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Wandering Tattler

Silhouette ShorebirdsShorebirds
Wandering TattlerTringa incana
  • ORDER: Charadriiformes
  • FAMILY: Scolopacidae

Basic Description

A familiar bird in winter along the Pacific Coast, the Wandering Tattler’s plumage blends with dark gray rocks along the ocean. The tattler’s telltale unsteady gait comes from bobbing its tail as it hunts for insects, small mollusks, and crabs. On their arctic breeding grounds, they wear a snappy plumage of dark gray upperparts and neatly barred underparts. They display and forage along streams but conceal their nests in tundra, far from display areas. On migration, they may wander as far as South Pacific islands, over 7,500 miles away.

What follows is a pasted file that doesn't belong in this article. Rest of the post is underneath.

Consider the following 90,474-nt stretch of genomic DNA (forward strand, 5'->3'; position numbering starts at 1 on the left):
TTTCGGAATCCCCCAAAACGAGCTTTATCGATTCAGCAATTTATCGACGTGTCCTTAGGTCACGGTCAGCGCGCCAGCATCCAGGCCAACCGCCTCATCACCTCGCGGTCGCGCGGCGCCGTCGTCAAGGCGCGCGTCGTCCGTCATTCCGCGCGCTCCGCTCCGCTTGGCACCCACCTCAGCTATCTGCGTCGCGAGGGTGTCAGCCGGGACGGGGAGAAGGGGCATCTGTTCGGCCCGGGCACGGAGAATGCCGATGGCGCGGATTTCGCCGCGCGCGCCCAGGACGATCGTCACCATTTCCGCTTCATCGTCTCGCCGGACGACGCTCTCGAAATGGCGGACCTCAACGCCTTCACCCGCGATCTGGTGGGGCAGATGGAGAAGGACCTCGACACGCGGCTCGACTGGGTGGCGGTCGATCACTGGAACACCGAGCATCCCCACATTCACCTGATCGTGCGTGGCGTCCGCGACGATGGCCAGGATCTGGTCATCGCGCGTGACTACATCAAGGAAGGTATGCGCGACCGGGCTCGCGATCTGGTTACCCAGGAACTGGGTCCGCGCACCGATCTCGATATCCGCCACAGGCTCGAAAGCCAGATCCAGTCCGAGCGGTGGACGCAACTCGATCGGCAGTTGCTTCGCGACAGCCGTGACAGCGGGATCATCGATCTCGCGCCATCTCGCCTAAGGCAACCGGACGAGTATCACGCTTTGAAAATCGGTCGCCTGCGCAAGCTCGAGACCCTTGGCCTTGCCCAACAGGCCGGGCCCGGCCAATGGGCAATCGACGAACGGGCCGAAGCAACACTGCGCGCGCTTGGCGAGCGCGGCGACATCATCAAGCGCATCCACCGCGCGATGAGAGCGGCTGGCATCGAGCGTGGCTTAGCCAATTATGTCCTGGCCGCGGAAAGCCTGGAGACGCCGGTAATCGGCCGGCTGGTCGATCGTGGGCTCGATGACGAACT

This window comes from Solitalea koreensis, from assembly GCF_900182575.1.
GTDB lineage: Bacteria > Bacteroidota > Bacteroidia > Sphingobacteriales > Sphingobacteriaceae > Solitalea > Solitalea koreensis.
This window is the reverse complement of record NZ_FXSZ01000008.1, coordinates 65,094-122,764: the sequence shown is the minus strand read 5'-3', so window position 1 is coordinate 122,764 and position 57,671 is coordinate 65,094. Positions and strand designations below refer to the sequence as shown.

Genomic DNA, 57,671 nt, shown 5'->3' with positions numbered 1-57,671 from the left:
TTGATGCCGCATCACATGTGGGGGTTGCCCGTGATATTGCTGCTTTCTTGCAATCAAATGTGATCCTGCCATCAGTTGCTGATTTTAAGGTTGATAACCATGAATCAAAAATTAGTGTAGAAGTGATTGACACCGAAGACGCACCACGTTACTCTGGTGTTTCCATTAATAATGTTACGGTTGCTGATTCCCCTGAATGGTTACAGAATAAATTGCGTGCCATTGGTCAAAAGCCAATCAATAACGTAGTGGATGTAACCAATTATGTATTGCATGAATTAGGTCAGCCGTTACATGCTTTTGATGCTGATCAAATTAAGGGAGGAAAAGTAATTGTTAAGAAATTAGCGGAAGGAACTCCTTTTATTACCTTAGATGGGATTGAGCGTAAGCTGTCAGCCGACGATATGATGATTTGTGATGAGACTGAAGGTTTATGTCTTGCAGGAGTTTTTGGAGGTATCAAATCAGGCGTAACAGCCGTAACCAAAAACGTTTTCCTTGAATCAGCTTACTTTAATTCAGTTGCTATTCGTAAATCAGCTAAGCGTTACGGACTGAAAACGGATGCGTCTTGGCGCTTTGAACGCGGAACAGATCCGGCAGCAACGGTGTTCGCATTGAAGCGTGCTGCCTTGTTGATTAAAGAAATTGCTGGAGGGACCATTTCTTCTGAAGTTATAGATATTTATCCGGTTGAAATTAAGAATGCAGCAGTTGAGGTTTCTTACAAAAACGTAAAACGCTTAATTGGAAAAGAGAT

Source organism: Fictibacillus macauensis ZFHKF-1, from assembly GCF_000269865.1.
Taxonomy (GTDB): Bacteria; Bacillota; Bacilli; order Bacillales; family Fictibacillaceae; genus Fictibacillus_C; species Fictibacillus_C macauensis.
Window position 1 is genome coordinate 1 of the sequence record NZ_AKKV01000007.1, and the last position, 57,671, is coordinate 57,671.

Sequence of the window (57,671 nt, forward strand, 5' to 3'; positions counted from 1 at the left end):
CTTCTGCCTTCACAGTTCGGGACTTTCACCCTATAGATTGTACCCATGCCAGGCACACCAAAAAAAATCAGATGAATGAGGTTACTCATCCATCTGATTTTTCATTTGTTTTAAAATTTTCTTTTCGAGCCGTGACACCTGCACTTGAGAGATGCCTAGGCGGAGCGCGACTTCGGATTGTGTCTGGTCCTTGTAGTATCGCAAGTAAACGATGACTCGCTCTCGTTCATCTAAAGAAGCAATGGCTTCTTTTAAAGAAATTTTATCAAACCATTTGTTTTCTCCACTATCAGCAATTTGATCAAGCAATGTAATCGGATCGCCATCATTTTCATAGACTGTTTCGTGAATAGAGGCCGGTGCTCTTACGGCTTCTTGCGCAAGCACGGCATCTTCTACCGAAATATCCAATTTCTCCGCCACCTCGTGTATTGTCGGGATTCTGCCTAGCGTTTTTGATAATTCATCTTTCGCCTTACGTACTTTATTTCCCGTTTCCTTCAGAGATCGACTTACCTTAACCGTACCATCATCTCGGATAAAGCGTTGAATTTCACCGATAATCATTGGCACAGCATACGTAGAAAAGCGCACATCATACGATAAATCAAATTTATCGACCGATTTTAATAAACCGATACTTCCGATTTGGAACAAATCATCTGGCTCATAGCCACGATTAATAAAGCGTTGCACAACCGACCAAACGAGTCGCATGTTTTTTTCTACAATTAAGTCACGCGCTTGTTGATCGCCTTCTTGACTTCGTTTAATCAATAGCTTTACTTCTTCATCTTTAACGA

More ID Info
image of range map for Wandering Tattler
Year-roundBreedingMigrationNonbreeding
Range map provided by Birds of the World
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Find This Bird

Look for Wandering Tattlers from early autumn through early spring along rocky Pacific shorelines. They do not form large flocks, but they sometimes forage with Surfbirds and Black Turnstones. They tend to stay near the water’s edge, feeding on wet rocks exposed by the tide. Because they are often well camouflaged, it is good to learn their loud, ringing call, often the first sign of their presence.

Other Names

  • Playero de Alaska (Spanish)
  • Chevalier errant (French)
  • Cool Facts

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